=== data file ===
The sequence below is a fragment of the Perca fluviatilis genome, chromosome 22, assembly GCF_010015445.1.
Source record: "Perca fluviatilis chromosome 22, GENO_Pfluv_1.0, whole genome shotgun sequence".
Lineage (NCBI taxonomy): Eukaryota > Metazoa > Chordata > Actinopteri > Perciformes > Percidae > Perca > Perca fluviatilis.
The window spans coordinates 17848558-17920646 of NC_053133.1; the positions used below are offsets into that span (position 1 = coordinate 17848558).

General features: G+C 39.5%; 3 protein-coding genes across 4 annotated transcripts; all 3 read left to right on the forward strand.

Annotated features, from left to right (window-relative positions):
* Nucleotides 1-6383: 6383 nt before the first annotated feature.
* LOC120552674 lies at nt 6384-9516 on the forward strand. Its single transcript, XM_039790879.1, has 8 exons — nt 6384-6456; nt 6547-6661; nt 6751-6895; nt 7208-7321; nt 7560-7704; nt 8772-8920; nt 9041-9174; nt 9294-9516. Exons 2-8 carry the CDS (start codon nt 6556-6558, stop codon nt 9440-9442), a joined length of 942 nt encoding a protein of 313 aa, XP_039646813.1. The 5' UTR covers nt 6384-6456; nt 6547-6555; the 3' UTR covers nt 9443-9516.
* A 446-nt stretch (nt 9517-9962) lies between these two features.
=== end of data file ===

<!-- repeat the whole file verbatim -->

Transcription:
The sequence below is a fragment of the Perca fluviatilis genome, chromosome 22, assembly GCF_010015445.1.
Source record: "Perca fluviatilis chromosome 22, GENO_Pfluv_1.0, whole genome shotgun sequence".
Lineage (NCBI taxonomy): Eukaryota > Metazoa > Chordata > Actinopteri > Perciformes > Percidae > Perca > Perca fluviatilis.
The window spans coordinates 17848558-17920646 of NC_053133.1; the positions used below are offsets into that span (position 1 = coordinate 17848558).

General features: G+C 39.5%; 3 protein-coding genes across 4 annotated transcripts; all 3 read left to right on the forward strand.

Annotated features, from left to right (window-relative positions):
* Nucleotides 1-6383: 6383 nt before the first annotated feature.
* LOC120552674 lies at nt 6384-9516 on the forward strand. Its single transcript, XM_039790879.1, has 8 exons — nt 6384-6456; nt 6547-6661; nt 6751-6895; nt 7208-7321; nt 7560-7704; nt 8772-8920; nt 9041-9174; nt 9294-9516. Exons 2-8 carry the CDS (start codon nt 6556-6558, stop codon nt 9440-9442), a joined length of 942 nt encoding a protein of 313 aa, XP_039646813.1. The 5' UTR covers nt 6384-6456; nt 6547-6555; the 3' UTR covers nt 9443-9516.
* A 446-nt stretch (nt 9517-9962) lies between these two features.